Acting AG Bruck joins virtual White House roundtable to discuss efforts to hold firearms manufacturers accountable for wrongful conduct that leads to gun crime
NEW JERSEY – Acting Attorney General Andrew J. Bruck Thursday joined senior White House staff and seven state attorneys general for a virtual White House roundtable to discuss policies and strategies for holding gun manufacturers and dealers accountable for wrongful conduct that leads to firearms being used in gun crime.
The attendees included Attorney General Rob Bonta, CA, Attorney General William Tong, CT, Attorney General Karl Racine, District of Columbia, Attorney General Maura Healey, MA, Attorney General Letitia James, NY, Attorney General Josh Shapiro, PA, Attorney General Bob Ferguson, WA, Susan Rice, Director of the White House Domestic Policy Council, Dana Remus, White House Counsel and Julie Rodriguez, White House Office of Intergovernmental Affairs Director.
During the roundtable, Acting Attorney General Bruck emphasized that in the last quarter, 82% of guns used in crimes in New Jersey entered the state illegally, and he noted the value of state, regional, and federal cooperation strategies to reduce gun trafficking and gun violence.
Acting AG Bruck further described New Jersey’s crime gun tracing, data collection, and information-sharing initiatives, which are unique in the U.S. Through AG Directive 2018-4, local New Jersey law enforcement are required to share all gun crime trace data with the U.S. Bureau of Alcohol, Tobacco, Firearms and Explosives’ eTrace data collection system, which allows the NJ State Police to collect, analyze, and share data statewide about patterns in sources and types of guns used in crimes, as well as share information about unlawful purchases and firearms trafficking.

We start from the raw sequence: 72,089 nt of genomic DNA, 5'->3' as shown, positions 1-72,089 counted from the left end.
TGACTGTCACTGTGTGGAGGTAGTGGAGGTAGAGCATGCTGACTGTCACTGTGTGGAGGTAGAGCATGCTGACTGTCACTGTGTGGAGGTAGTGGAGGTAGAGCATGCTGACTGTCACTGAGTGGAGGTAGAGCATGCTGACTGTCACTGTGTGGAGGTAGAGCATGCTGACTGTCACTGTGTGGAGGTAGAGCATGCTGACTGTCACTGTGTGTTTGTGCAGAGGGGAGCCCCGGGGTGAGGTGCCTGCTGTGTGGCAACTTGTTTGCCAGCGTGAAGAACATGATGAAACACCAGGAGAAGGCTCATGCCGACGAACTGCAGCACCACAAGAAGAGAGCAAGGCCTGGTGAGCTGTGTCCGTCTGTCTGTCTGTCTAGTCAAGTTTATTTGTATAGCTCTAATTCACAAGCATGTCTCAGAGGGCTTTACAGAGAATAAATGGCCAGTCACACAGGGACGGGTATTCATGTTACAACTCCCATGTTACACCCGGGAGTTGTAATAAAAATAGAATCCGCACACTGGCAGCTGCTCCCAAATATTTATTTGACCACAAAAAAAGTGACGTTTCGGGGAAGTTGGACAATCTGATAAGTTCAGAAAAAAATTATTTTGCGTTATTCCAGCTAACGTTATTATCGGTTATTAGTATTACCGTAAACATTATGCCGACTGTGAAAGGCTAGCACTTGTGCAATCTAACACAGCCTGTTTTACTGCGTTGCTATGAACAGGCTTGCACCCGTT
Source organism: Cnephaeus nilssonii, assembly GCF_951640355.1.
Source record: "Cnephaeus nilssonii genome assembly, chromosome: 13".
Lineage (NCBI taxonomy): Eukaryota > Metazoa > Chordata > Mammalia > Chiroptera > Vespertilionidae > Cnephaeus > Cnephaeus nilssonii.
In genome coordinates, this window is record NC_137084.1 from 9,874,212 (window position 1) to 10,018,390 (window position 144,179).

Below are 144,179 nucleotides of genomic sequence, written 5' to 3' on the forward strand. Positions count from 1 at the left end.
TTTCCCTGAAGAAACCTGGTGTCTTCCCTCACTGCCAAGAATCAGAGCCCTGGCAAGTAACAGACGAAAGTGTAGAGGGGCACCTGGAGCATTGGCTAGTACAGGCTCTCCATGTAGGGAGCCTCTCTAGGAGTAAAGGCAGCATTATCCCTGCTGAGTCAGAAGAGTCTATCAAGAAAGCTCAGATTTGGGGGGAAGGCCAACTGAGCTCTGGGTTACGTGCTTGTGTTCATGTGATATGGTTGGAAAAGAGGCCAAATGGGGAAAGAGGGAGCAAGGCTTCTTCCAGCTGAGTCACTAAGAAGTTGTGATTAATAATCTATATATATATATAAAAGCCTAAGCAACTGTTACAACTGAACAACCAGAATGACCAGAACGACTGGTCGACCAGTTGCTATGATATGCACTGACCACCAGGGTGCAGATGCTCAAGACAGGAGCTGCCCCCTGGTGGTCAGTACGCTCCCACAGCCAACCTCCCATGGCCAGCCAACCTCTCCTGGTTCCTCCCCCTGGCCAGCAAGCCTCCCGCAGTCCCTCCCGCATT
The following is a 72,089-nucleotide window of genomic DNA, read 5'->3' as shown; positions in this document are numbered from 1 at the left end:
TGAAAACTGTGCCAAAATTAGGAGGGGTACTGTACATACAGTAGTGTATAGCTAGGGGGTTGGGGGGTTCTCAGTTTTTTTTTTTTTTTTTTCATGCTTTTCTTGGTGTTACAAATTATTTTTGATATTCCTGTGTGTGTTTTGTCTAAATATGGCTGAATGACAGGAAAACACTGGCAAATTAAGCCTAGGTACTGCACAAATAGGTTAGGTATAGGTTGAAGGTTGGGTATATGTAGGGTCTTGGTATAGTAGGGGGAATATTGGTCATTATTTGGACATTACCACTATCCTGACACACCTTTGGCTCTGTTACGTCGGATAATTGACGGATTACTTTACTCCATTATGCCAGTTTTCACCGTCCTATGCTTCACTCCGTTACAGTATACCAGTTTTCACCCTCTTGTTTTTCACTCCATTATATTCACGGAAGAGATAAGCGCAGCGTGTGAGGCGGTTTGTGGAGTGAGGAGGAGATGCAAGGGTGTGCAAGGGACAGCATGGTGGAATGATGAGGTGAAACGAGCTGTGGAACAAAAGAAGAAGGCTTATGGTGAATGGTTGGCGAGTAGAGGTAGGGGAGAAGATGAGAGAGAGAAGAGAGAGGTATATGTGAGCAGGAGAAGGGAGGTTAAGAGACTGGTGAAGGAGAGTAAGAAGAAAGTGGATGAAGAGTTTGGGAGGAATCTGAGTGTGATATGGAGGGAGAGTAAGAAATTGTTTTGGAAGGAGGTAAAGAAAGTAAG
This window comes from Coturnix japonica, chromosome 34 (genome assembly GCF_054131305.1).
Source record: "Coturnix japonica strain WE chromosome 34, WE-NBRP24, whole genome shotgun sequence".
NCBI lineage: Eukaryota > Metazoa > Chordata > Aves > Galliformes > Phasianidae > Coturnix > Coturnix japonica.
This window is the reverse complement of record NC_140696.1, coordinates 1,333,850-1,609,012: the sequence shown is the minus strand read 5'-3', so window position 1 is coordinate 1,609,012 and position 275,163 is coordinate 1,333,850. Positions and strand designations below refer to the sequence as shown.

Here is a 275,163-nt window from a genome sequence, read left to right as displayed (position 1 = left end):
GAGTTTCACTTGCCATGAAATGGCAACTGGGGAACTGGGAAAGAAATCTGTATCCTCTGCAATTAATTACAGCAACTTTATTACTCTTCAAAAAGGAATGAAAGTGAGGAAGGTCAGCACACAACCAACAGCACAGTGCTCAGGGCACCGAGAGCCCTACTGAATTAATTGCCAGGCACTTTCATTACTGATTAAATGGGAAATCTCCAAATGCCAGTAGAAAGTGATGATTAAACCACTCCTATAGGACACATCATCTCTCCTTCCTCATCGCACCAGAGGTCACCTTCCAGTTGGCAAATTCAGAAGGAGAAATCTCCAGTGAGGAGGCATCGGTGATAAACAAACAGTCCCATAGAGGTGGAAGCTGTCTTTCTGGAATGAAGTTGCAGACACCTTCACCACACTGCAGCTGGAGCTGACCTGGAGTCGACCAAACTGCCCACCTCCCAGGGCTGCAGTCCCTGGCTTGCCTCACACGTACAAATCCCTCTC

The Attorney General’s Office has filed multiple lawsuits against online retailers selling New Jersey residents products that are illegal in New Jersey, such as untraceable “ghost guns” and large capacity magazines. In these lawsuits, the Attorney General’s Office has held firearms companies to the same standards of conduct as other types of manufacturers and retailers, because no company is above the law.
In New Jersey, Governor Phil Murphy and the Attorney General’s Office are leading a comprehensive, statewide effort to reduce gun deaths—one that pairs the latest evidence-based policing strategies with innovative, community-based prevention programs.
Acting AG Bruck said the approach is simple:
- Treat the root causes of violence.
- Keep guns away from those most likely to harm others.
- And take swift action against those who break the law.
Taken together, these efforts are making New Jersey a national model for tackling this public health crisis.
For more information about how NJ is combating gun violence, click here.